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**Cypher IV Mathematics Leadership Project**

Teaching Student-Centered Math Book Study 3-5 Group Session 2 Number & Operation Sense

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**(Re)Introductions Kendra Haines (Grades 5-6, Ross River)**

Jane MacArthur (Grades 4-6, Carcross) Lois Moore (Grades 4-5, Whitehorse) Pam Harry (Grades 3-4, Whitehorse) Sherry MacInnis (Grades 3-5, Atlin) Kalvin Beuerlein (Grades 3-9, Telegraph Creek) Mike Emerick (Grades 7-8, Dease Lake)

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**Homework Review (Small Group)**

Based on the homework assigned in the previous session, discuss the following questions in a small group: What have you tried in your classroom as a result of the last session? What role did you play in the teaching and learning of math? What role did the students play in their learning? What discoveries did you and your students make? What misconceptions, if any, surfaced about the topic? How did you redirect the students? What suggestions do you have for others when they try this?

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**Objectives Focus on the Big Ideas of number and operation sense**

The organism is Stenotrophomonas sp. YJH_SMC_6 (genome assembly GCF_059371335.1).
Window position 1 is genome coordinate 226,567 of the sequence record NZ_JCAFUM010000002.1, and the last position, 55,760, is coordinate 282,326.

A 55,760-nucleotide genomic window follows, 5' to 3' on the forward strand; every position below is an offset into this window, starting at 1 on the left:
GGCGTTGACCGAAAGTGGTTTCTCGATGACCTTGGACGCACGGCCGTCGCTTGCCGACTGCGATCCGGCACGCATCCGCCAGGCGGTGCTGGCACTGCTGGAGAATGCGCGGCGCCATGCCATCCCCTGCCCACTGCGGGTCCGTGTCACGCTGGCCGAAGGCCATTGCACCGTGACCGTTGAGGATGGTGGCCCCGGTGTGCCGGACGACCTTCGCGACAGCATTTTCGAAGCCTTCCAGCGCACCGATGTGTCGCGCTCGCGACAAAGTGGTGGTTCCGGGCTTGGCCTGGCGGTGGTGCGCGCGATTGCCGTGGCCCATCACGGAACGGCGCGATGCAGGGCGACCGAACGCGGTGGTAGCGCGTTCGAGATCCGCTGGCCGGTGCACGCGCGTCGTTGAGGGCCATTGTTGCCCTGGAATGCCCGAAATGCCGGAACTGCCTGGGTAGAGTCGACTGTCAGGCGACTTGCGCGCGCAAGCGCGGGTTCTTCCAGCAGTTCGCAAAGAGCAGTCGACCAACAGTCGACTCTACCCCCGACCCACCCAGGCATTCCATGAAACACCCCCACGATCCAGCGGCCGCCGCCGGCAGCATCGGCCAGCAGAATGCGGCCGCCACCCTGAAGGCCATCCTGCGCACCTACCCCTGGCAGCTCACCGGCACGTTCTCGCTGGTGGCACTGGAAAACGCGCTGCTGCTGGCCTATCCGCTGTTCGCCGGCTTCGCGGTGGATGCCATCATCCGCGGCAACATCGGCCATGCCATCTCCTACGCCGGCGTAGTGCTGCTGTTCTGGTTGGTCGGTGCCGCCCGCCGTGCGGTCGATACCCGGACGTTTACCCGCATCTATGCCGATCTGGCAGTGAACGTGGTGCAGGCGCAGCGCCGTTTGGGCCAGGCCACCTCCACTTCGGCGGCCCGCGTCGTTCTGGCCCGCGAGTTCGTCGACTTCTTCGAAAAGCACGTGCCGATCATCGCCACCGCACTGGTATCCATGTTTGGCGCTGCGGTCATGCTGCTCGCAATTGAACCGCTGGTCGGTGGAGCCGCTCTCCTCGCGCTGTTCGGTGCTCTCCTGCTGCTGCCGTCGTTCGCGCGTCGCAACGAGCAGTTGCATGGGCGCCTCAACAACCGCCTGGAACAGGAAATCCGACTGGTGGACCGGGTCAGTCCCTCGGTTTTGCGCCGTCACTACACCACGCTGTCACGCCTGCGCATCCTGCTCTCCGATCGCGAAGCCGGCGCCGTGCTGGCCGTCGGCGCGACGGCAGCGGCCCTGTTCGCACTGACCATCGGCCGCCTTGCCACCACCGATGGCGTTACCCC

Explore various number relationships Investigate problem structures and models for multiplication and division Discuss important issues related to solving story problems

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**Materials (Electronic Transfer)**

Evaluation Form Copy of the curriculum (sent big poster) Grade 3, 4, 5, and/or poster (smaller size) Ten-frames (BLM 1) Little ten-frame cards (BLM 3,4) Hundreds Chart (BLM 5,6) Graph Paper (BLM 7-13 & 16-19) Thousand Chart Skip-by-Ten How Bear Got A Short Tail Materials (Problem Structures) What’s Your Number? Game Sheets The Snowsnake Game

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**Number Sense (Partner)**

Discuss the following with a partner: What does it mean for a student to have a good sense or intuition of numbers? What implications does teaching to encourage number sense have on how we work with students and what we emphasize in our classrooms? Be prepared to share a few of your ideas with the large group in 10 minutes. (If the breakout room whiteboard is used to record ideas, I can copy it into the main room.)

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**Big Ideas Look at the Big Ideas for this chapter (p. 39)**

Does the curriculum have a strong emphasis on the key points about number sense that are articulated in the Big Ideas? Consider ways that you can emphasize the Big Ideas of number sesne and provide number sense strengthening activities for individuals or groups of students.

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Anchoring Numbers to 5 & 10 In grades K-3, the numbers 5 & 10 can be used as anchors. They are especially useful when thinking about combinations of numbers. A key model to use with students to illustrate these relationships is the 10-frame.